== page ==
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Table of Contents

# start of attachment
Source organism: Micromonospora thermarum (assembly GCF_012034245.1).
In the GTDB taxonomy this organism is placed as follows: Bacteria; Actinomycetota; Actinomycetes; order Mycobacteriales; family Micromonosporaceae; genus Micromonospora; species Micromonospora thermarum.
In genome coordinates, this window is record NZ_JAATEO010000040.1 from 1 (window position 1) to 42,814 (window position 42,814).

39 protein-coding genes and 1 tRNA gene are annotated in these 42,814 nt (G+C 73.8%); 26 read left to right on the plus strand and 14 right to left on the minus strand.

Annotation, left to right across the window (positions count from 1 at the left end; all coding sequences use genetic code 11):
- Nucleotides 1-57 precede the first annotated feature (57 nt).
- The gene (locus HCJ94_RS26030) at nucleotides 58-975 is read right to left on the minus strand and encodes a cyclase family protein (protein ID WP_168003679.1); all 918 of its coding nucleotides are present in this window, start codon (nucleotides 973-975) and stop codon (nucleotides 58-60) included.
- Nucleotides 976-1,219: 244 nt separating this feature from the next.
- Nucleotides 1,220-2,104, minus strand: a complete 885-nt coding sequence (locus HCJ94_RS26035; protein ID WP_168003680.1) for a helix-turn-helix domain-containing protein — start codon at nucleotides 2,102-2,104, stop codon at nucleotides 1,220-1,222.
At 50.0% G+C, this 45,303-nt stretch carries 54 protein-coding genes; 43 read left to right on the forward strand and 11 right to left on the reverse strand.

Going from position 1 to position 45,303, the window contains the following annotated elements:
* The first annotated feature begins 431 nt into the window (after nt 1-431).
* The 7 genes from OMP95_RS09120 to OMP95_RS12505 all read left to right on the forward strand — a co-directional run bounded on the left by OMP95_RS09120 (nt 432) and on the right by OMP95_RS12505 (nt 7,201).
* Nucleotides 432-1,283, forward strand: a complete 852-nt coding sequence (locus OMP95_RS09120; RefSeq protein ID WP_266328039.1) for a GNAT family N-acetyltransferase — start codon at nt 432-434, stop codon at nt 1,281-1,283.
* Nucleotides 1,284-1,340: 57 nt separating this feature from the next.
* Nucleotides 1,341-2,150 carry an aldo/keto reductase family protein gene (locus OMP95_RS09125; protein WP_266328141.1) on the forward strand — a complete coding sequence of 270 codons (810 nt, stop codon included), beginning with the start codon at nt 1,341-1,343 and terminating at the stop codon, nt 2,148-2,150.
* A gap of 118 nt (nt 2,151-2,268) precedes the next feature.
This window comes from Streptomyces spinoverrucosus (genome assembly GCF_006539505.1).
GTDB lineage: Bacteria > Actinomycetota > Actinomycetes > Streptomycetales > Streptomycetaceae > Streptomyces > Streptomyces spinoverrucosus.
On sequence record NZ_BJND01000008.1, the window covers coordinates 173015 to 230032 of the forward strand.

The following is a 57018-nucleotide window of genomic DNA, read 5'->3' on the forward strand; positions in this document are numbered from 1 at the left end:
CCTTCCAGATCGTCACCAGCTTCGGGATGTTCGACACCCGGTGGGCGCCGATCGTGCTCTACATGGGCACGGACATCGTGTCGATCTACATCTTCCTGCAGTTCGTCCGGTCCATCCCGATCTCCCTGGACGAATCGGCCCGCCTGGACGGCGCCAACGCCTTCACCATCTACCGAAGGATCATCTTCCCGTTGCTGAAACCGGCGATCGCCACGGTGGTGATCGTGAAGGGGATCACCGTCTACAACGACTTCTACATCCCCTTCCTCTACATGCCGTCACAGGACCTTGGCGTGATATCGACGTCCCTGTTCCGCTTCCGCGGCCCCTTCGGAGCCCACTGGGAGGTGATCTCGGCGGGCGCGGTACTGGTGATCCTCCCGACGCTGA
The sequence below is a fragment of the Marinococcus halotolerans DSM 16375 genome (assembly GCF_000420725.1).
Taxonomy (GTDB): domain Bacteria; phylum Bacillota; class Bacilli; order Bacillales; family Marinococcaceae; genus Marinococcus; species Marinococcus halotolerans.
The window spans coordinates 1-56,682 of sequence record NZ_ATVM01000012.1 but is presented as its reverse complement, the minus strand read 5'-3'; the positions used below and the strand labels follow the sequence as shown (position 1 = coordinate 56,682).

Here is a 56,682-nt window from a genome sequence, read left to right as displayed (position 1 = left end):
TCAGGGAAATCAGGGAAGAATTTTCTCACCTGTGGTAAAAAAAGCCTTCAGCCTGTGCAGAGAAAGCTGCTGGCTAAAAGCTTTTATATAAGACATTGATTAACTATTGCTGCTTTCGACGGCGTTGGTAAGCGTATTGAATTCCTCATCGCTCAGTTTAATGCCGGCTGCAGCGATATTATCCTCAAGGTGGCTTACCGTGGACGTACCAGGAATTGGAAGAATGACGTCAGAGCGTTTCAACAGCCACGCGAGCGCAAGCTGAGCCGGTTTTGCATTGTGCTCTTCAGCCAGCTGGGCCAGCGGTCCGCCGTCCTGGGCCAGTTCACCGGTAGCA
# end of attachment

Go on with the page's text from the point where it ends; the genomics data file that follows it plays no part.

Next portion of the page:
Part I: FOUNDATIONS OF THE UNITED STATES POLITICAL SYSTEM. 1. Has the Wisdom of the Framers of the Constitution in Promoting a "More Perfect Union" Been Overrated? YES: Thurgood Marshall, The Constitution: Past And Present. NO: William Bradford Reynolds, The Wisdom Of The Framers. Questions For Discussion. Suggested Readings. 2. Should Power Be Transferred from the Federal Government to the States? YES: Kirk Cox, Power to the States. NO: John G. Kester, Forever Federal. Questions for Discussion. Suggested Readings. Part II: CIVIL LIBERTIES AND CIVIL RIGHTS. 3. In Fighting a War on Terrorism, Is the United States Acting Within Reasonable Limits to Maintain Its Civil Liberties? YES: John Ashcroft, Civil Liberties, The War on Terrorism, and National Security. NO: Michael Ratner, Moving Toward a Police State or Have We Arrived? Secret Military Tribunals, Mass Arrests and Disappearances, Wiretapping & Torture. Questions for Discussion. Suggested Readings. 4. Should A National Identification Card System Be Established? YES: Amitai Etzioni, Youll Love Those National ID Cards. NO: Kate Corrigan, The Case Against National ID Cards. Questions for Discussion. Suggested Readings. 5. Is Racial Profiling Ever Justified? YES: Walter E. Williams, Racial Profiling. NO: David A. Harris, Racial Profiling Is Not Justified? Questions for Discussion. Suggested Readings. 6. Should the Death Penalty Be Abolished? YES: Senator Russ Feingold, A New Millennium: Time to Stop Tinkering with the Machinery of Death. NO: Matthew T. Mangino, Death Penalty. Questions for Discussion. Suggested Readings. 7. Should the Doctrine of Separation Between Church and State Be Interpreted in a Way That Is Favorable to Public Worship and Acknowledgment of God? YES: Roy S. Moore, Putting God Back in the Public Square. NO: Rev. Roger Bertschausen, Rethinking the Separation Between Church and State. Questions for Discussion. Suggested Readings. 8. Is Affirmative Action a Desirable Policy to Remedy Discrimination in Higher Education? YES: Stanley Fish Affirming Affirmative Action. NO: Roger Clegg, Not a Close Question: Preferences in University Admissions. Questions for Discussion. Suggested Readings. Part III: POPULAR PARTICIPATION. 9. Do Big Corporations Control America? YES: Richard Grossman, The Progressive Interview (Ruth Conniff). NO: James Ralph Edwards, Do Big Corporations Control America? Questions for Discussion. Suggested Readings. 10. Should You Vote for a Minor Party Candidate You May Prefer over the "Lesser Evil" from a Major Party? YES: Michael Lerner, Dont Vote Lesser Evil Politics. NO: Barney Frank, Response to Lerner on Lesser Evil Politics! Questions for Discussion. Suggested Readings. 11. Is Campaign Finance Reform Desirable in the American Political System? YES: Joseph I. Lieberman, Campaign Finance Reform. NO: Bradley A. Smith, Campaign Finance Reform: Faulty Assumptions and Undemocratic Consequences. Questions for Discussion. Suggested Readings. 12. Do the Mass Media Have a Liberal Bias? YES: Jeff Jacoby, U.S. Media Retain their Liberal Bias. NO: Bernie Sanders, Corporations Have a Chokehold on U.S. Media. Questions for Discussion. Suggested Readings. 13. Should the Electoral College Be Abolished? YES: Richard J. Durbin, Abolish the Electoral College. NO: Judith Best, In Defense of the Electoral College. Questions for Discussion. Suggested Readings. Part IV: POLICY-MAKING INSTITUTIONS. 14. Should the United States Adopt a British Parliamentary-type System of Government? YES and NO Herbert M. Levine, The Pros and Cons of the Parliamentary System for the United States. Questions for Discussion. Suggested Readings. 15. Does the President Have Legal Authority to Engage in Military Action Against the Nations Enemies Without the Specific Authorization of Congress? YES: John Yoo, The Presidents War-Making Power. NO: Louis Fischer, The Congressional Role in War. Questions for Discussion. Suggested Readings. 16. Should the Senate Take into Consideration the Ideology of a Nominee to the U.S. Supreme Court in the Confirmation Decision? YES: Laurence Tribe, Ideology Should Be a Factor in the Confirmation of Supreme Court Nominees. NO: Douglas W. Kmiec, Ideology Should Not Be a Factor in the Confirmation of Supreme Court Nominees. Questions for Discussion. Suggested Readings. 17. Is the Bureaucracy a Threat to Liberty? YES: Jacob G. Hornberger, The Preservation of the Bureaucracy. NO: Ellsworth Barnard, In Defense of Government. Questions for Discussion. Suggested Readings. 18. Should the Supreme Court Abide by a Strict Constructionist Philosophy? YES: J. Clifford Wallace, The Case for Judicial Restraint. NO: Jeffrey M. Shaman, The Supreme Courts Proper and Historic Function. Questions for Discussion. Suggested Readings. PartT V: PUBLIC POLICY. 19. Should the Federal Government Decriminalize Drugs? YES: David Boaz Drug Legalization, Criminalization, and Harm Reduction. NO: Donnie Marshall, Drug Legalization Would Be a Disaster. Questions for Discussion. Suggested Readings. 20. Will Gun Control Reduce Violence? YES: Educational Fund To Stop Gun Violence, The Facts About Gun Violence. NO: Jim Babka, Gun Control Only Seems Like a Good Idea! Questions for Discussion. Suggested Readings. 21. Is "Smart Growth" a Smart Idea to Control Suburban Sprawl? YES: Patrick Gallagher The Environmental, Social, and Cultural Impacts of Sprawl. NO: Thomas J. Dilorenzo, The Myth of Suburban Sprawl. Questions for Discussion. Suggested Readings. 22. Should the United States Resist Globalization? YES: The Alternatives Committee Of The International Forum On Globalization, A Better World Is Possible! Alternatives to Economic Globalization. NO: Murray Weidenbaum, A Response to the Assault on the Global Economy. Questions for Discussion. Suggested Readings.